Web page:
How I’ve Never Missed a Deadline…EVER

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You’ve most likely felt the crushing weight of a looming deadline that you simply knew you weren’t going to be able to meet. Interestingly enough, these deadlines are normally self-inflicted.

Think about that for a second. Missing a deadline is suicide in the production business. Yet, one of the biggest mistakes I see people make is giving themselves a deadline they would never be able to meet!  That’s CRAZY!

Stop giving yourself unrealistic deadlines!

To rid yourself of unrealistic deadlines, you need two things:

  • The ability to clearly assess your current schedule
  • Honest communication

Let’s look at how to get a clear and realistic assessment of our schedule.

Estimate a Realistic Time Frame

The key word here is “realistic”.  To estimate a realistic time frame, you need to consider every factor at play which affects production. These factors differ from shop to shop.

We can use the acronym, TIME. This will help us better assess where we stand and what we might be able to add to our schedule.

Think – Inquire – Manipulate – Evaluate

Think – Take a moment to think about what is on your plate in front of the prospective job.  This small exercise will help avoid a great deal of pain and upset clientele.

Inquire – Ask your team if they’re on schedule, need more time on anything, expect any kind of delay (for any reason, e.g., an employee isn’t feeling well) and can handle the extra work. It should go without saying that you should be checking your documented schedule at this point as well.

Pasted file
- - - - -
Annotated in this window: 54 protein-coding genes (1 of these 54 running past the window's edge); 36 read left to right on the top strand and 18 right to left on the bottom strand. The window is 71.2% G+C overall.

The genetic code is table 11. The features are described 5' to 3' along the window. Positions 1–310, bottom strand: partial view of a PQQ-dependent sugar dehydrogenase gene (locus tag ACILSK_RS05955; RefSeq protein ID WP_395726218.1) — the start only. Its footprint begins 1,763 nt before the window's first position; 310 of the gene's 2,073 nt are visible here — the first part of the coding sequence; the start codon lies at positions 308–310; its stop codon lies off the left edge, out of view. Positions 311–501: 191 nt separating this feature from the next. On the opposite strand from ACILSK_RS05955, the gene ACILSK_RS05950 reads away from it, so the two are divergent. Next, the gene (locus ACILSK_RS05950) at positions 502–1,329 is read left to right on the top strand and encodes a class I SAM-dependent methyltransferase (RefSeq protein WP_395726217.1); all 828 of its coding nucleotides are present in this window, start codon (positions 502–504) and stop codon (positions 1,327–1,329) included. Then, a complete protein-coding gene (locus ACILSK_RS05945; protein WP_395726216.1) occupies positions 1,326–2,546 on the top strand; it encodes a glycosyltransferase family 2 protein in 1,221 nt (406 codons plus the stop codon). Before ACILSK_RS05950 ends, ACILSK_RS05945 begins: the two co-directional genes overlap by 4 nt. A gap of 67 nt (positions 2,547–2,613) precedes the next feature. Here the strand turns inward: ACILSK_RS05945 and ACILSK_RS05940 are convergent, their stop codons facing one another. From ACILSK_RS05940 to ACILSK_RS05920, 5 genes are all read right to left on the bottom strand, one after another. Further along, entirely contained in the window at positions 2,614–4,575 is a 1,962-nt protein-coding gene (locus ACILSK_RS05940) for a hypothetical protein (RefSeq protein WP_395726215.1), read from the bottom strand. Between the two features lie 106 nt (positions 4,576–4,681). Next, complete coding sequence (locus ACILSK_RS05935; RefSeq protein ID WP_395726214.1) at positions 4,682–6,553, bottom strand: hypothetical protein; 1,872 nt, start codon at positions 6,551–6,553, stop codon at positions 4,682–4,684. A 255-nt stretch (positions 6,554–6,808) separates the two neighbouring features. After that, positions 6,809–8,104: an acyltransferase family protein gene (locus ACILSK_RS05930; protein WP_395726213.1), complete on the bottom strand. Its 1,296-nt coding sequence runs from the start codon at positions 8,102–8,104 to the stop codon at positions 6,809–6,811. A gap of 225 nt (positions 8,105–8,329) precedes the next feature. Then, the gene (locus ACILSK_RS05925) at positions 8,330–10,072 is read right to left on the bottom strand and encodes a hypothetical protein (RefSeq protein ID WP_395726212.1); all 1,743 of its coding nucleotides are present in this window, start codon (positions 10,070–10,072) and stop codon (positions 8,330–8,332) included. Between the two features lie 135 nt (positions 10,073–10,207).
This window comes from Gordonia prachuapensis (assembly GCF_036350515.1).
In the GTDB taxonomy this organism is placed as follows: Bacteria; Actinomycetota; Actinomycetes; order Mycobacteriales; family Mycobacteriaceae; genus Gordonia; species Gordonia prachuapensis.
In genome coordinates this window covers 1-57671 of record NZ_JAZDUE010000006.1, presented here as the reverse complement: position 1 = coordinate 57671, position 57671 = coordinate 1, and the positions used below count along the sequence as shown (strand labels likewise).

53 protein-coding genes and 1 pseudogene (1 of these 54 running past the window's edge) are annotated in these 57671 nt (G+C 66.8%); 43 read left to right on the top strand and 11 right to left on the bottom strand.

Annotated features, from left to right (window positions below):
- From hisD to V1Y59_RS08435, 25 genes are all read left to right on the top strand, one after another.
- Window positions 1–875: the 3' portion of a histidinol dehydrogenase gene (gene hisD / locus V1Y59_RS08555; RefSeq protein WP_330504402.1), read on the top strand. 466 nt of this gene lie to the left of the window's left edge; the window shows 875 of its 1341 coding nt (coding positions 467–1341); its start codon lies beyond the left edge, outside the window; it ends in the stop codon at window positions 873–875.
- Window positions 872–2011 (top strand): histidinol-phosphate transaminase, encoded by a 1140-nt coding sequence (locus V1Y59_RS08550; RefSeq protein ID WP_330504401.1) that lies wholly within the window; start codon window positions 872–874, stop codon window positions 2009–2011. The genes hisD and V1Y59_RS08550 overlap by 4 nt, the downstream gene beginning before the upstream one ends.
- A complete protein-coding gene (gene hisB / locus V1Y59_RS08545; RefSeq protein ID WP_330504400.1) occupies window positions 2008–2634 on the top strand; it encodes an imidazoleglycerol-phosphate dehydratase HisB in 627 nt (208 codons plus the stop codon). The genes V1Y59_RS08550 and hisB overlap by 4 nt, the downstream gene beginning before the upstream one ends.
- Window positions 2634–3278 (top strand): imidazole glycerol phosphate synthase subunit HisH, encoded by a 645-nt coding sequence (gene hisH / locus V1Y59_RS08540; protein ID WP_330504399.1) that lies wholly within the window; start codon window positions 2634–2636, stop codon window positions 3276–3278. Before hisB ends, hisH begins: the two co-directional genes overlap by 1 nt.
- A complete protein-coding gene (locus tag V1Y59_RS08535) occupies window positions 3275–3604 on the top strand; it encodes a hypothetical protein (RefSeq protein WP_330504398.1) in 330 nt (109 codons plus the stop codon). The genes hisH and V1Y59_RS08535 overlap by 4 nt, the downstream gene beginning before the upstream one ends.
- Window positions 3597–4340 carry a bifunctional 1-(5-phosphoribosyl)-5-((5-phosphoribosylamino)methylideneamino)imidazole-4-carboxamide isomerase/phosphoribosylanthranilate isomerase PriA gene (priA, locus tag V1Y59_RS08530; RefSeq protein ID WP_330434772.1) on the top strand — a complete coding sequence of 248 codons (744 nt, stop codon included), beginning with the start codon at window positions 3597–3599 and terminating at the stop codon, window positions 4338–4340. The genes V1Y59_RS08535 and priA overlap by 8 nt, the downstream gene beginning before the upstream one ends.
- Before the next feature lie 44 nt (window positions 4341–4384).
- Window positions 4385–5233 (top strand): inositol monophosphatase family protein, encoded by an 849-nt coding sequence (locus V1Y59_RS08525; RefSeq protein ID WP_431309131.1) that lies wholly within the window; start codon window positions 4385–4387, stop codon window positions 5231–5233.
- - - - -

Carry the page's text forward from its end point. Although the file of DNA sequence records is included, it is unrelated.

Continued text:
*If you work alone, ask your client what their absolute drop dead date is.

Manipulate – If all looks good, you might be able to manipulate your current production schedule in order to fit in the new job. However, right now, we’re only looking at moving some pieces around.

Evaluate – Now it’s time to stop and evaluate the entire change. Can you successfully pull off adding this new job to your schedule?

After doing this, you’ll have a better idea on what your current schedule looks like. The next step is to give yourself more time. We do this by adding on a bit of rainy day insurance—a buffer.

Build in a Buffer

The one and only reason I have never missed a deadline is this—after evaluating my current situation and coming up with a realistic time frame, I then add on a realistic buffer.

For every job you do:

  1. Estimate your current schedule along with the amount of time it should realistically take (TIME).
  2. Do not forget to account for any factors that might impact your ability to deliver (e.g., your kid’s upcoming graduation, an employee is sick, etc.)
  3. Add a buffer time to account for “emergencies”, otherwise known as “real life”.

Your buffer could be any amount of time you feel is reasonable. For me, I estimate the amount of time I think a job will take, and then add on an extra day.

Even if I think I could finish the job without the buffer, I still add it on. This is the practice in discipline I spoke about earlier.

The buffer time will either be spent doing other things because you didn’t need it. Or it will be that life saving “final hour” bailout you needed in order to meet your deadline.

Either way, the important part is that your client gets their job on time, you aren’t stressed, and everyone is happy.

Case Studies

I’ve personally witnessed a (fairly large and well-established) shop shed off clients almost as fast as the bird that got hit by Randy Johnson’s fastball lost its feathers. All because its production manager constantly gave false deadlines.